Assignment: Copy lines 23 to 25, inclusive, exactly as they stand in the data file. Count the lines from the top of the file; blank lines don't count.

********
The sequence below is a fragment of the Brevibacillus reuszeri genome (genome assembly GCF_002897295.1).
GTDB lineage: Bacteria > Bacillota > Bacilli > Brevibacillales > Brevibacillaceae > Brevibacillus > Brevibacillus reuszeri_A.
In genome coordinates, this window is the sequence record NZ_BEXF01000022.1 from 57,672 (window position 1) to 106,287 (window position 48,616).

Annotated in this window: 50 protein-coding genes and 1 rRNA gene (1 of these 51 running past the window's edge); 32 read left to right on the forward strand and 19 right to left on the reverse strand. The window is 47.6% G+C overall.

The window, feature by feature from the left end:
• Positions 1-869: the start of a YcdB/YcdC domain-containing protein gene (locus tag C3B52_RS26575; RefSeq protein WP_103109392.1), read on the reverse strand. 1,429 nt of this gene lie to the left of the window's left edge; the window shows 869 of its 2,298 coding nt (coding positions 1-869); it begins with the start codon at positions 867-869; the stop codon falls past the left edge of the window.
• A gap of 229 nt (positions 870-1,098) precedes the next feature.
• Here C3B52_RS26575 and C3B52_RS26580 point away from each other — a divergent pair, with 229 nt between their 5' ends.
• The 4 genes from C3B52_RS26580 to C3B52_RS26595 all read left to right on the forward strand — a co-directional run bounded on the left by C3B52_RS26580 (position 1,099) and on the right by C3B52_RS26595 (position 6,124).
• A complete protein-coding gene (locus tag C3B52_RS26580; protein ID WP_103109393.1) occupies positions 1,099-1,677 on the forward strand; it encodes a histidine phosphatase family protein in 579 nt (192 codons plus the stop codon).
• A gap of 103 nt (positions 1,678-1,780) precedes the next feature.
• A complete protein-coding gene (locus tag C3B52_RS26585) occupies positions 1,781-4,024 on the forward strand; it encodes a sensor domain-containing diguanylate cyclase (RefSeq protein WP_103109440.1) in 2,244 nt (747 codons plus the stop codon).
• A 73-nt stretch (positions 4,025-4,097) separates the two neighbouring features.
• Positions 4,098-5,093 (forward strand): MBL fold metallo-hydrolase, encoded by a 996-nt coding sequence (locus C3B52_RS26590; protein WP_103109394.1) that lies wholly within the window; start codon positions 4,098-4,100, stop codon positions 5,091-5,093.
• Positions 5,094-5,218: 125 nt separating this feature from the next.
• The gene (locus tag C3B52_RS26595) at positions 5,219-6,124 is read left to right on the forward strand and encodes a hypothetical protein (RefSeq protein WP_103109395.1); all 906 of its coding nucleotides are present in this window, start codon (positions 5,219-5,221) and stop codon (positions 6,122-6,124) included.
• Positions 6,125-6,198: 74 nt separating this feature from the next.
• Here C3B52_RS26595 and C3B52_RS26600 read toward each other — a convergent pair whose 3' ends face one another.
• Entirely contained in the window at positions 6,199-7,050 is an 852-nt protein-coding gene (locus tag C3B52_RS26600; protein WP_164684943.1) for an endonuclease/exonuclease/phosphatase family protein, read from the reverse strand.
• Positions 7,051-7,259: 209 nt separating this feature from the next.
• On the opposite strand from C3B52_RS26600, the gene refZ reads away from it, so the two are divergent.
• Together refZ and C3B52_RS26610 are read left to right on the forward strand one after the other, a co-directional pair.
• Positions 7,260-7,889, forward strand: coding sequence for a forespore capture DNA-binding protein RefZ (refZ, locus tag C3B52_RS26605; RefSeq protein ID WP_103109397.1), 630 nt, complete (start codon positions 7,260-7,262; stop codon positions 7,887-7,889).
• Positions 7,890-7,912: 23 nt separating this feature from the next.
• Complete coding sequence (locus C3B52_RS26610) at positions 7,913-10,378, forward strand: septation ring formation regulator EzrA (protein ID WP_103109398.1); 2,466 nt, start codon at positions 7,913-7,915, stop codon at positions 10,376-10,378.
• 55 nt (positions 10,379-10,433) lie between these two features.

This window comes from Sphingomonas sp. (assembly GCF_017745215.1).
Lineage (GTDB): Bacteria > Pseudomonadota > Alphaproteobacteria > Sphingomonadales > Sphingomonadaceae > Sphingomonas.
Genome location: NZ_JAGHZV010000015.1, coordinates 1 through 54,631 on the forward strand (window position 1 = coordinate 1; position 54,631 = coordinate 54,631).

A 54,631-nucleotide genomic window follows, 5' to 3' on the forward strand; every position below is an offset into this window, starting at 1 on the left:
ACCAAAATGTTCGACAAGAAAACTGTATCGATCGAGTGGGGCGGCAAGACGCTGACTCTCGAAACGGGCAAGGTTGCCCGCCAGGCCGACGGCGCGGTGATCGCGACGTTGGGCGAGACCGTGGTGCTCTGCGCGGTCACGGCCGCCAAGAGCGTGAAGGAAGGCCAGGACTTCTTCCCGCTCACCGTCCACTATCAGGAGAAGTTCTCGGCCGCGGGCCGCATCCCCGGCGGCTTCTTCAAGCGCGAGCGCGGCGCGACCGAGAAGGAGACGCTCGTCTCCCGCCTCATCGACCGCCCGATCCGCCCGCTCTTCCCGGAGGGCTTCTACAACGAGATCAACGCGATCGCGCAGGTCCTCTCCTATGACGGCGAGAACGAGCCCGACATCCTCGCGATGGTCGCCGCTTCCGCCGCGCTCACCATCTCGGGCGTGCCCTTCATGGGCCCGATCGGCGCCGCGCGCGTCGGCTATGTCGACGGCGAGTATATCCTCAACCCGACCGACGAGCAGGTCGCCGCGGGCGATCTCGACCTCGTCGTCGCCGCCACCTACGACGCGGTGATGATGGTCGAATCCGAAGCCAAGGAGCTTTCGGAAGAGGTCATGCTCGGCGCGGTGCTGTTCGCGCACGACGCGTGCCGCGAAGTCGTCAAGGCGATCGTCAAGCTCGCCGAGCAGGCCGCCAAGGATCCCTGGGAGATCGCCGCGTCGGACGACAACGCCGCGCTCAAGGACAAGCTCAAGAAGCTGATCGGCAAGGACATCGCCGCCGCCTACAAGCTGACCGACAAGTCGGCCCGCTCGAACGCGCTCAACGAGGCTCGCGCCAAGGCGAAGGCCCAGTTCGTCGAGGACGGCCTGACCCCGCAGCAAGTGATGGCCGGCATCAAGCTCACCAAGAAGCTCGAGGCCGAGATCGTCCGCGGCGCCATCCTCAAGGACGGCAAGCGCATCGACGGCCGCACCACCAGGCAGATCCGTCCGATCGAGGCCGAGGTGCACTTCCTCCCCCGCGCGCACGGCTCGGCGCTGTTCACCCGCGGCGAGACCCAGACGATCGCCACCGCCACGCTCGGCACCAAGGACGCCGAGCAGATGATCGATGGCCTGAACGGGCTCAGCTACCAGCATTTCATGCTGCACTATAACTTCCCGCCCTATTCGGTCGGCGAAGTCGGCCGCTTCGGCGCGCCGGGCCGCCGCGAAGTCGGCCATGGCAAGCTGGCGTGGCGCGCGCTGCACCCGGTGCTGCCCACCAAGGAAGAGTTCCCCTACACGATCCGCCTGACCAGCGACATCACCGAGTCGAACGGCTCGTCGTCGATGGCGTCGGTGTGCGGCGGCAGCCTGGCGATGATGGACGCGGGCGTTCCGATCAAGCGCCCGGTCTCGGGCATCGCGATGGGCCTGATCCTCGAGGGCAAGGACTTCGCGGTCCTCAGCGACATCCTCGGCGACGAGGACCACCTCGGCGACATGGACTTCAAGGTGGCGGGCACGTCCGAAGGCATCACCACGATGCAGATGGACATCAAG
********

• Positions 7,260-7,889, forward strand: coding sequence for a forespore capture DNA-binding protein RefZ (refZ, locus tag C3B52_RS26605; RefSeq protein ID WP_103109397.1), 630 nt, complete (start codon positions 7,260-7,262; stop codon positions 7,887-7,889).
• Positions 7,890-7,912: 23 nt separating this feature from the next.
• Complete coding sequence (locus C3B52_RS26610) at positions 7,913-10,378, forward strand: septation ring formation regulator EzrA (protein ID WP_103109398.1); 2,466 nt, start codon at positions 7,913-7,915, stop codon at positions 10,376-10,378.